Further, it is uncertain if Medical geography as a definition fits its purpose as a field of Human geography.8 As it is formulated today, Medical geography regards to be a part of Medical science, instead of geography. Medical geography is thus a field within Geography, in which the definition ought to be changed to better fit its discipline. The quest for a new and more fitting definition is thus still unclear, even if there are suggestions. At the Inaugural Nordic Geographers Meeting (ngm) in Lund, 2005, The Medical geography sessions were named as Health geography (for an example of one other definition).9
Human action as a central cause
As was told before human action is a central cause to changing health outcome. Human action in the space is consequently also the cause to different health conditions spatial differentiation and therefore also the spatial differentiation of diseases and ill-healthiness. One can wonder what makes the world so spatial differentiated when it comes to terms of poorness and wealth, when these different conditions often lead to different biological as well as relative (as will be discussed later on) health conditions. This picture is for an example common in Atlases, were the beginning pages normally demonstrate different geographic themes over the globe. World wide health statuses are one example of a theme. Although human action isn’t the only cause of explaining, human action regards as a central part of explaining, especially in modern time.
Schærström is talking about recently and still changing patterns in the world as “the post-transitional situation”.10 Basically “the post-transitional situation” is a concept that points at the situation of the modern time’s change and intensified world with different birth -rates and mortality and also changing disease patterns. While many diseases have been taken under control, many others have increased (some of them relatively new) – results of an enhanced way of living. One can look at the changing birth-rates and mortality-rates in Africa south of Sahara or at an analogical example, at the same rates that took place in Europe in the beginning of the especially 20-century – improved birth-rates and decreased mortality (particularly in Europe), and in other areas the opposite (particularly in Africa south of Sahara), also because of man’s changing lifestyles. As the world is becoming smaller in terms of globalization, human interaction is becoming more intensified than ever. What have ones been “without” reach for mankind, is today instead within reach because of man’s much more increased mobility.11 As a result the world wide geographical pattern has changed, and in a deeper point of view, the changed mobility has resulted in intensified interactions between people and cultures and for our matter; diseases and ill-healthiness.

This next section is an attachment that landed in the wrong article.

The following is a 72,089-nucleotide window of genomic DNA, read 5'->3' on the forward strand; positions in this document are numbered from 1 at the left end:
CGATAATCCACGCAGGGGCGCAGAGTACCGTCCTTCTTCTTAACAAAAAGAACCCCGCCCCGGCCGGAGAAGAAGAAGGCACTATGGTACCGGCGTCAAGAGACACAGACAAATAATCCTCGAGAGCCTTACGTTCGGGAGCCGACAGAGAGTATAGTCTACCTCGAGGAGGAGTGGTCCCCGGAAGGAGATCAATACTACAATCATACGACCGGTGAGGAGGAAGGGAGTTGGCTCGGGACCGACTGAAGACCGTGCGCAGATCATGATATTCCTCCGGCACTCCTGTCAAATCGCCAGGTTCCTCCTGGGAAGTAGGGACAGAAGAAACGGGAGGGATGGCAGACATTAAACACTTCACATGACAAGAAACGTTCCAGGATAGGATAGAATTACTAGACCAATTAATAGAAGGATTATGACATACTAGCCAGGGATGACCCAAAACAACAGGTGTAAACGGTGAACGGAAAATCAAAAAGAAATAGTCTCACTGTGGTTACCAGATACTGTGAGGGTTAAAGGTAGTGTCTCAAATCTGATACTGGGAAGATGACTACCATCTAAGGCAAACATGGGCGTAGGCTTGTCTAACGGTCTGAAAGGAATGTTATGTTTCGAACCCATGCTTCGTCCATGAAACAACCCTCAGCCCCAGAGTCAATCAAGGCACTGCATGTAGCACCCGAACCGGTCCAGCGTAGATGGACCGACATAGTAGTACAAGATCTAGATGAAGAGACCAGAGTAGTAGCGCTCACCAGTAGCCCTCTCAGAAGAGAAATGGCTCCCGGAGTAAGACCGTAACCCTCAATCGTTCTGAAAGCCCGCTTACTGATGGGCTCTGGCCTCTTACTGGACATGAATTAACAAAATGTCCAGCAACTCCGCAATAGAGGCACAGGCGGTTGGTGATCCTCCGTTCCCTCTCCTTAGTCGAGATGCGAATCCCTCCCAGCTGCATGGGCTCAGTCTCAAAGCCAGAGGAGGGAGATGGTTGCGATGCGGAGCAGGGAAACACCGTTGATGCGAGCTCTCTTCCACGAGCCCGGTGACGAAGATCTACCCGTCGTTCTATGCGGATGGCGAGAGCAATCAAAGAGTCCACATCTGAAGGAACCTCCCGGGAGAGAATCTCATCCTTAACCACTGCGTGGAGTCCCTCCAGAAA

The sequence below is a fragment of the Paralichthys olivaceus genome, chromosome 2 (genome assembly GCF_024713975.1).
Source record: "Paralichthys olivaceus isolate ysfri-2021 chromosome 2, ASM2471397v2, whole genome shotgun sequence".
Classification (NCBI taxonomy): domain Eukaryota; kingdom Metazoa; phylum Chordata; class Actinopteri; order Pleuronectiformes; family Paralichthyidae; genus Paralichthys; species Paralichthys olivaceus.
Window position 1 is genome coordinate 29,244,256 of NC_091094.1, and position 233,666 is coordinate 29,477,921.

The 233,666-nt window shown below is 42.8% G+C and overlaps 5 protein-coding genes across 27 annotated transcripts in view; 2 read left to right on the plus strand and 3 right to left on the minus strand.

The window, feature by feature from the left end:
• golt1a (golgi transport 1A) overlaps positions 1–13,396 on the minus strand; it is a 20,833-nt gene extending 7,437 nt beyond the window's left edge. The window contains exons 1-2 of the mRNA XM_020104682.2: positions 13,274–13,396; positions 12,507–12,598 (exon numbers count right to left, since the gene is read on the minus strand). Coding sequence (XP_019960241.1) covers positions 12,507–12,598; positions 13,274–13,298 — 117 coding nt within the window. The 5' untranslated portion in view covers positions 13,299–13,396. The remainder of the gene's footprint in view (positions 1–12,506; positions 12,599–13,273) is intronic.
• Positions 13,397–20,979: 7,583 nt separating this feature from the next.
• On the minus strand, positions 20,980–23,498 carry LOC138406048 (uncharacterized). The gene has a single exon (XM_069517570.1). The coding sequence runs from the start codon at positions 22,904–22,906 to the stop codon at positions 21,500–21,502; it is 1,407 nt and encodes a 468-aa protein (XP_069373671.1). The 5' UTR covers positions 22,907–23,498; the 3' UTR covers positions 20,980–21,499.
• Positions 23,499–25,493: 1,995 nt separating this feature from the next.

Mobility and spreading sources – the spreading of diseases
As discussed, man’s mobility has changed dramatically over the last decade. The changed mobility pattern is also concerning other variables, direct or indirect affected by human action. These other variables is thus not only outcomes of human action, but indeed, very much affected by it (especially notable in post-modern time). Changing social structures does also make changes within different elements in nature. Schærström speaks about four different spreading sources.12 These are nevertheless functioning isolated from each other. Instead they are supporting each other, and they are also rather a product of each other in a time geographical perspective. The time geographical perspective activates because that each spreading source’s change has a geographical dimension, though they changes because of mobility in space over time. I will now give a brief overlook over each spreading source discussed by Schærström.